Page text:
3 Mathematical Laws to know as a Data Scientist

Some interesting laws that help you as a Data Scientist



While Data Scientist was working with Data for their main activity, it doesn't mean that Mathematical knowledge is something we do not need. Data scientists need to learn and understand the mathematical theory behind machine learning to efficiently solving business problems.

The mathematical behind machine learning is not just a random notation thrown here and there, but it consisted of many theories and thoughts. This thought creates a lot of mathematical laws that contributed to the machine learning we able to use right now. Although you could use the mathematical in any way you want to solve the problem, mathematical laws are not limited to machine learning after all.

In this article, I want to outline some of the interesting mathematical laws that could help you as a Data Scientist. Let’s get into it.


Benford’s Law

Benford’s law also called the Newcomb–Benford law, the law of anomalous numbers, or the first-digit law, is a mathematical law about the leading digit number in a real-world dataset.

When we think about the first digit of the numbers, it should be distributed uniformly when we randomly took a number. Intuitively, the random number leading digit 1 should have the same probability as leading digit 9, which is ~11.1%. Surprisingly, this is not what happens.

Benford’s law states that the leading digit is likely to be small in many naturally occurring collections of numbers. Leading digit 1 happens more often than 2, leading digit 2 occurs more often than 3, and so on. Let’s try using a real-world dataset to see how this law is applicable. For this article, I would use the data from Kaggle regarding Spotify Track song from 1921–2020. From the data, I would take the leading digit of the song durations.

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From the image above, we can see that the leading digit 1 occurs the most, then it is decreasing following the higher number. This is what Benford’s Law state above.

If we talk about the proper definition, Benford law state that a set of numbers is said to satisfy Benford’s law if the leading digit d (𝑑∈1,…,9) occurs with the equation.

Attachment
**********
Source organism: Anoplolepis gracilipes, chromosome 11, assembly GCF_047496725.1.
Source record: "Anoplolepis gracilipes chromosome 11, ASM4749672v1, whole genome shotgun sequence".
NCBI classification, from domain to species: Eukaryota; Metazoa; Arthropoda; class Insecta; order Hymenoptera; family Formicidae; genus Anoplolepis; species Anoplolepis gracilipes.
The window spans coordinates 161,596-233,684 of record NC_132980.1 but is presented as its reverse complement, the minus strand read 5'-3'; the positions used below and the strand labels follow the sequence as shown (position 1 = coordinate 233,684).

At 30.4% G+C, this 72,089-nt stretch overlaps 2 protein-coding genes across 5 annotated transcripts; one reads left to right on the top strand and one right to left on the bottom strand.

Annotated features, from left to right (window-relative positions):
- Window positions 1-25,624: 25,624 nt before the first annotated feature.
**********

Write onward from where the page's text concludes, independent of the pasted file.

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From this equation, we acquired the leading digit with the following distribution.

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With this distribution, we can predict that 1 as the leading digit is 30% likely to occurs more than the other leading digit.

Many applications for this law, for example, fraud detection on tax forms, election results, economic numbers, and accounting figures.


Law of Large Numbers (LLN)

The Law of Large Number stated that as the number of trials of a random process increases, the results' average would get closer to the expected values or theoretical values.

For example, when rolling the dice. The possibility of 6-side dice is 1,2,3,4,5 and 6. The mean for the 6-side dice would be 3.5. As we are rolling the dice, the number we get would be random from 1 to 6, but as we keep rolling the dice, the result's average would get closer to the expected value, which is 3.5. This is what the Law of Large Numbers denote.

While it is useful, the tricky part here is that you need many experiments or occurrences. However, a large number required means that it is good to predict long-term stability.

The Law of Large Numbers is different than the Law of Average, where it was used to express a belief that outcomes of a random event will “even out” within a small sample. This is what we called “Gambler’s Fallacy,” where we expect the expected value would occur in a smaller sample.


Zipf’s Law

Zipf’s law was created for quantitative linguistic, which states that given some natural language dataset corpus, any word's frequency is inversely proportional to its frequency table rank. Thus the most frequent word will occur approximately twice as often as the second most frequent word, three times as often as the third most frequent word.

For example, in the previous Spotify dataset, I would try to split all the words and punctuation to count them. Below is the top 12 of the most common words and their frequency.

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When I sum all the word that exists in the Spotify corpus, the total is 759389. We could see if Zipf’s law applies to this dataset by counting the probability when they occur. The first most occurring word or punctuation is ‘-’ with 32258, which has the probability of ~4% then followed by ‘the,’ which has the probability of ~2%.

Faithful to the law, the probability would keep going down in some of the words. Of course, there is a little deviation, but the probability would go down most of the time following the frequency rank increase.


Conclusion These are some interesting mathematical laws to know as a Data Scientist and definitely would help you in your Data Science work. The laws are:

  • Benford’s Law

  • Law of Large Number

  • Zipf’s Law



Source: Medium


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